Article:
Had I been more experienced I might have known exactly how to handle this situation. As it was, I worried a lot about how much to slow down. I think I sped up and slowed down over and over because I could not make up my mind. As I was leaving Hawaii Kai I knew I was way behind plan, both time and energy, so the best thing to do was to just get through the day without trying to make any particular time. I really wanted to enjoy the day, but that was out of the question. You know the expression "Grin and bear it?" Well, I wasn't grinning.
I brought along three salt pills in a clip-on dispenser. The day was so cool I was not sure I needed any, but I reasoned that since I was drinking water at every aid station and not producing much urine, I had to be losing some water to sweat and to not take in salt would led to my stomach not accepting the water. Slosh slosh. Been there. So I had two pills, one in Hawaii Kai and the other after reaching Kahala. Nothing else to report there.
I had planned to walk the steep hills and the aid stations. I stuck to my plan all the way to the turn onto Hawaii Kai Drive, where I was surprised to discover I did not have the strength to run up that little bridge. I had been concerned about how much energy I was using on the way out; this was my first clue how tired I was. After my planned pit stop at the Oahu Club I had to walk over the bridge by the shopping center, and all along the return route I had to stop every now and then to walk. I was guided my the pre-cramp twitches in my hamstrings. I did not want to risk pushing any harder, least I end up like I had two weeks earlier, stranded on Diamond Head with both legs locked up solid. Of course this slowed me down, but when I did run I could run faster than on the way out, and I made it the the finish line in good shape.
I was able to run all the way down Diamond Head to the finish, except a time or two when people got in my way. Slow, to be sure, but I could still run and was happy for that. The only bright moment in an otherwise miserable day was when Pattie met me at the finish with a big bottle of spring water and a spam musubi. We walked back to the Hale Koa to give my legs some active recovery, and after a nice cool shower went out for beer and a bowl of udon. After a nap we had dinner at Eggs & Things. I ate too much omelet and had an upset stomach the rest of the night, but I didn't care because the marathon was behind me and, all things considered, it went rather well.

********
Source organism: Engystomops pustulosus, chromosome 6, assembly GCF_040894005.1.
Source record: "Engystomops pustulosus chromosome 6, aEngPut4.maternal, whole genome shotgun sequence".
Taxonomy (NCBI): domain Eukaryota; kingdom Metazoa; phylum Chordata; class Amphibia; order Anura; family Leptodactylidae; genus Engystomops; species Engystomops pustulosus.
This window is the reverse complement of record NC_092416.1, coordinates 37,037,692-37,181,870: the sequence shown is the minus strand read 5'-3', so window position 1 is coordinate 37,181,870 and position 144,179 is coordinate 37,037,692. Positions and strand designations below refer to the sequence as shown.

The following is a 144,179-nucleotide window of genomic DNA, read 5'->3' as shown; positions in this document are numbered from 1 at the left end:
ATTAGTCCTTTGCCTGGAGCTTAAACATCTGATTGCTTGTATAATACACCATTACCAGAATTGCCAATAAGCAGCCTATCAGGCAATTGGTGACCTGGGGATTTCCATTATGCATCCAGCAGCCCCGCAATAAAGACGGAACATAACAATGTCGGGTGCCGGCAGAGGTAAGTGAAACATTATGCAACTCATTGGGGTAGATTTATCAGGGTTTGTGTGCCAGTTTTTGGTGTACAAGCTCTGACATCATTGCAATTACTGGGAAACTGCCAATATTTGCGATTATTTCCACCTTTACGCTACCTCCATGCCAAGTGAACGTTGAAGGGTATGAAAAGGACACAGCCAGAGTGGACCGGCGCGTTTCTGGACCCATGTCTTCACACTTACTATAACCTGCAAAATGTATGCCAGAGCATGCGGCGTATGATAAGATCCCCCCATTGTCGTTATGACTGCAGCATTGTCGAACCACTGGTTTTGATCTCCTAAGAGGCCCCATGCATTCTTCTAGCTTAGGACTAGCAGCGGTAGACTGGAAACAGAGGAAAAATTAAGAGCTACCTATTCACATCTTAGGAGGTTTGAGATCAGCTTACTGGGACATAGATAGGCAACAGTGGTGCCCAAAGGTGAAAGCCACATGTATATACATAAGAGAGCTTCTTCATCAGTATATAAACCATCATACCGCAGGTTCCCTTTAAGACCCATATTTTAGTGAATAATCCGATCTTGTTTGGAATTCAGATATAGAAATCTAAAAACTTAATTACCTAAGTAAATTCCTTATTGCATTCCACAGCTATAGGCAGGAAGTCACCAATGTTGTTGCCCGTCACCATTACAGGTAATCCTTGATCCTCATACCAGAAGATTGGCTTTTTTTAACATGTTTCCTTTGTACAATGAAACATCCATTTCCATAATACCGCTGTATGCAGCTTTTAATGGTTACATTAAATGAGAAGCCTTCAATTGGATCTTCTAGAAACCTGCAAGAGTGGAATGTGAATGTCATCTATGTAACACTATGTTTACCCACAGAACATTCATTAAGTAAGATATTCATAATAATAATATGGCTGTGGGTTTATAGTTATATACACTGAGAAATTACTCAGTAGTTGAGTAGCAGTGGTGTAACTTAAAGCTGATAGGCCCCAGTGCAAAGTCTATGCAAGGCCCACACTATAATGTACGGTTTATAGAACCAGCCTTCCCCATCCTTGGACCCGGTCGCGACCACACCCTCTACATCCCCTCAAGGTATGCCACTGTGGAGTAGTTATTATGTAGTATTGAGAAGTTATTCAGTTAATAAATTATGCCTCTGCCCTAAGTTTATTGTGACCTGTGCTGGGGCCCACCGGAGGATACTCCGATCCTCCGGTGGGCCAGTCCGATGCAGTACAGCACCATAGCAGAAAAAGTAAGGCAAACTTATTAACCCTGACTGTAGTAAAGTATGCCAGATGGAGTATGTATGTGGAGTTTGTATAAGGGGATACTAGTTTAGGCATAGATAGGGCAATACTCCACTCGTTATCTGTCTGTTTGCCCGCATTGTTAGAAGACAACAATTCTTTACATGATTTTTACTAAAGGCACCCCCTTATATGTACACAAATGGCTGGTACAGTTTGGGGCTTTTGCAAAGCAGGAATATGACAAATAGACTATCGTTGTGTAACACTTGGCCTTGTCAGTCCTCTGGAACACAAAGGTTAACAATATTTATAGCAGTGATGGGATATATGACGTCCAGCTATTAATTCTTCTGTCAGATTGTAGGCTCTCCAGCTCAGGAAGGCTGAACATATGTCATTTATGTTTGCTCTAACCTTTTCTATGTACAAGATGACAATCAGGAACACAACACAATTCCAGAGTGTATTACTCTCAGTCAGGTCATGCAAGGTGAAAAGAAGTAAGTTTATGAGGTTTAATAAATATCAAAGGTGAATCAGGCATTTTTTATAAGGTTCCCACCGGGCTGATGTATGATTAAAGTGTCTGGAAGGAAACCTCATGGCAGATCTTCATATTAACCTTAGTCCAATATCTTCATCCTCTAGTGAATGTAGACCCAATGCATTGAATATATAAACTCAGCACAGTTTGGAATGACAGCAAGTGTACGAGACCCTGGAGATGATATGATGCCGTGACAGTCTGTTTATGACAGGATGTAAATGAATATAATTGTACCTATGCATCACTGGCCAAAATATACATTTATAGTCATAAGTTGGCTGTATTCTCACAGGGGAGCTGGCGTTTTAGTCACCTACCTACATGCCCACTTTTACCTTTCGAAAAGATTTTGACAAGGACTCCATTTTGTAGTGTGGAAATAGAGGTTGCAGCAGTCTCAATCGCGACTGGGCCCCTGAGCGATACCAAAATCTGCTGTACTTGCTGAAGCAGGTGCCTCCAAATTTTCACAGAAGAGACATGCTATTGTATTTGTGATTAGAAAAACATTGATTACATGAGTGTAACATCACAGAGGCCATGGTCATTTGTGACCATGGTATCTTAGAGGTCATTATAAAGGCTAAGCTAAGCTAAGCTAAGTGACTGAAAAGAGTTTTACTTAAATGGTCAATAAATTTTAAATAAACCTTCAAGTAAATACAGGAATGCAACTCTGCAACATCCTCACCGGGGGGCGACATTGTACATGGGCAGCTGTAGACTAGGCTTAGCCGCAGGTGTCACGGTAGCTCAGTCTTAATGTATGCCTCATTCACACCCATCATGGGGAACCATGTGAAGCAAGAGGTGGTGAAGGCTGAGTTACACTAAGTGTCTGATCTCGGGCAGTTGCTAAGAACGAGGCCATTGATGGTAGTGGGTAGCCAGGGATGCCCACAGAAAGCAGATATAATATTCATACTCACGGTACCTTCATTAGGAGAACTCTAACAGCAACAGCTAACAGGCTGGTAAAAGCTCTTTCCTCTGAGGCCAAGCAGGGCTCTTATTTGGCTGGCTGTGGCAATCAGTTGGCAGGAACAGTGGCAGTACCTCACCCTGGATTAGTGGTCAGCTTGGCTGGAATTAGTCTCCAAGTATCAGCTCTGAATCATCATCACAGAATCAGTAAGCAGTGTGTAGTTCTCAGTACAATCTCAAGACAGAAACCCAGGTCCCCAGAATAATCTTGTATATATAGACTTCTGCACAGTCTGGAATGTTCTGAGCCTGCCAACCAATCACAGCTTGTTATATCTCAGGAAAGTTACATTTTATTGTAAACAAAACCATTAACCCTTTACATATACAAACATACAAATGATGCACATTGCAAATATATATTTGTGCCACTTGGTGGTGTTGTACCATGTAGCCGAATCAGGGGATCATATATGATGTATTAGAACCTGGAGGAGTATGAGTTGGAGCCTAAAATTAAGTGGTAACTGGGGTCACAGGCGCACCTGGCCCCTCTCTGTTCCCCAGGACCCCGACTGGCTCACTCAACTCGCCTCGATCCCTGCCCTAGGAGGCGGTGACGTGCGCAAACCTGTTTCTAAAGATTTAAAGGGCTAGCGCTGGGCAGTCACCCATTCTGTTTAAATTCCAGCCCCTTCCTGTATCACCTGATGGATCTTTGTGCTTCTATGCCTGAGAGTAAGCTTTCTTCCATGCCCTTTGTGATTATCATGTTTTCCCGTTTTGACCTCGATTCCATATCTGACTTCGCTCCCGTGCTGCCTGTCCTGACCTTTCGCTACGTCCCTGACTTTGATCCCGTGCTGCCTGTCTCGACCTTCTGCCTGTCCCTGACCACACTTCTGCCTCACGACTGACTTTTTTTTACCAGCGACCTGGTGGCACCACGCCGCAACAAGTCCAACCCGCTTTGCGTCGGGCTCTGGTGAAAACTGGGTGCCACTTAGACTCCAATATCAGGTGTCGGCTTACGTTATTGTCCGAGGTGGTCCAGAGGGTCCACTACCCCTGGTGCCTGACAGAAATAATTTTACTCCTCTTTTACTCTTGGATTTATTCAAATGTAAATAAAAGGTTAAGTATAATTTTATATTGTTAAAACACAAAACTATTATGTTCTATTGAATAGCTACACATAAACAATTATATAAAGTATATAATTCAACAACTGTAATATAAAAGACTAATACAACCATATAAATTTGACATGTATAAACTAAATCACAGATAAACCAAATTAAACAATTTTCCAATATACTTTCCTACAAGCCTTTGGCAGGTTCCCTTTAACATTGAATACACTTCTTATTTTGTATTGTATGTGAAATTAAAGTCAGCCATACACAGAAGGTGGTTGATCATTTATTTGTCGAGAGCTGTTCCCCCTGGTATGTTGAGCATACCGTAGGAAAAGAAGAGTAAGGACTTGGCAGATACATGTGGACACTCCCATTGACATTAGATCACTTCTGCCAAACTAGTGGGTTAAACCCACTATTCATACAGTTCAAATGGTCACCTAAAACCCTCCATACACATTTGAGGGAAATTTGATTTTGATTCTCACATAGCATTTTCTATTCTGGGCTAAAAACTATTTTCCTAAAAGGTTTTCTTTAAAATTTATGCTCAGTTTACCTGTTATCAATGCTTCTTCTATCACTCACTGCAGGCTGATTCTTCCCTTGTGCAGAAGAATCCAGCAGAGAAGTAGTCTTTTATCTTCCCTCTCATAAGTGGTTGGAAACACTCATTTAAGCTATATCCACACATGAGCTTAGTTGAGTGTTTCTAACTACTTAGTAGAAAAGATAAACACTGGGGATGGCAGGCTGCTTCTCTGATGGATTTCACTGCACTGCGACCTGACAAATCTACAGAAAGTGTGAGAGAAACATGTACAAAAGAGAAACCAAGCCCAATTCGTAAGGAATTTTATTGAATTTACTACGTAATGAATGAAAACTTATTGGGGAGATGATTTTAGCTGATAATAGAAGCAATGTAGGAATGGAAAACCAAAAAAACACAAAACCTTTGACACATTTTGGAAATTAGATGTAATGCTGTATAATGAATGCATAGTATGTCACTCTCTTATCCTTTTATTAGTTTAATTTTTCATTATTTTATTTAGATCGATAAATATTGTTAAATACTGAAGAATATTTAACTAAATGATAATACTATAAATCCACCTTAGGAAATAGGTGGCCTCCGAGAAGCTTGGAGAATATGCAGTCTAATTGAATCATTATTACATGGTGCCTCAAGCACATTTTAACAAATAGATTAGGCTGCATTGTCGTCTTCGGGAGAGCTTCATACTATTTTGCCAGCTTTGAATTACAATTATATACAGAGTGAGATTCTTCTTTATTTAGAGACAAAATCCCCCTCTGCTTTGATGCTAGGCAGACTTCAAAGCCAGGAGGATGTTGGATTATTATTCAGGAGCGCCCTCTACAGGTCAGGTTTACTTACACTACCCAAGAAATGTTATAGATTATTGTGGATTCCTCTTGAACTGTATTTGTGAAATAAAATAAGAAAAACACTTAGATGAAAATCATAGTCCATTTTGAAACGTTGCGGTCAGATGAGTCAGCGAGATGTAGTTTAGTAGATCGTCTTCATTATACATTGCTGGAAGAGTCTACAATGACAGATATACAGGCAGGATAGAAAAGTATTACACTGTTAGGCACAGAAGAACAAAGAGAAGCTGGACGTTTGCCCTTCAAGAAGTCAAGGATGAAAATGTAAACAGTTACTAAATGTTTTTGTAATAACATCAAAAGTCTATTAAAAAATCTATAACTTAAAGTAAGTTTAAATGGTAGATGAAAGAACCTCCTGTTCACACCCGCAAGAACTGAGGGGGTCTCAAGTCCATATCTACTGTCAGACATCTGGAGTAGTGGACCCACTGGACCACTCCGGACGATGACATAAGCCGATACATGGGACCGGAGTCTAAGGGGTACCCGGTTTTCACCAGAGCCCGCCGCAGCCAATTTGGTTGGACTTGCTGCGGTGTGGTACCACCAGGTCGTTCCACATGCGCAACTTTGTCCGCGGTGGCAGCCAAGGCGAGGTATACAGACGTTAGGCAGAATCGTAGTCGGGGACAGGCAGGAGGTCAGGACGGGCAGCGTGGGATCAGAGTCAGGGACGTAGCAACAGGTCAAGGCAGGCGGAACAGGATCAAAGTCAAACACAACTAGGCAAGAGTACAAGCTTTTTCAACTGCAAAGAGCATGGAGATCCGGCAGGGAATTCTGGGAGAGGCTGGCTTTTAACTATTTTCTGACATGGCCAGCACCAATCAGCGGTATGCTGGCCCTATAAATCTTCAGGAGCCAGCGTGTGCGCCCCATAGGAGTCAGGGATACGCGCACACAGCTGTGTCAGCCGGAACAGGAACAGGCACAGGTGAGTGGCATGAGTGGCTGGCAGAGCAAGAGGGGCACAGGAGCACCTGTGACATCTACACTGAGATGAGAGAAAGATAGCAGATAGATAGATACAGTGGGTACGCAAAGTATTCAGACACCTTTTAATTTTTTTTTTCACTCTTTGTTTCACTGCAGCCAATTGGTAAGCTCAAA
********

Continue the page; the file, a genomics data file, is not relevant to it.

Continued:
My marathon training plan was designed to split endurance training between the bike and the run. Here is a chart showing relative workout times for each type of activity over the last 90 days (courtesy of Training Peaks). Notice how the bike and run are about the same.
If I had it to do over again I would have made some of the Saturday long runs even longer. Of course this increases the risk of injury, but I think my legs would have had more endurance had I not held back quite this much. Still, I think this is a great way to approach long distance run training, especially for anyone with a history of hip, knee or foot problems. You cannot finish a marathon unless you arrive at the start line ready to run.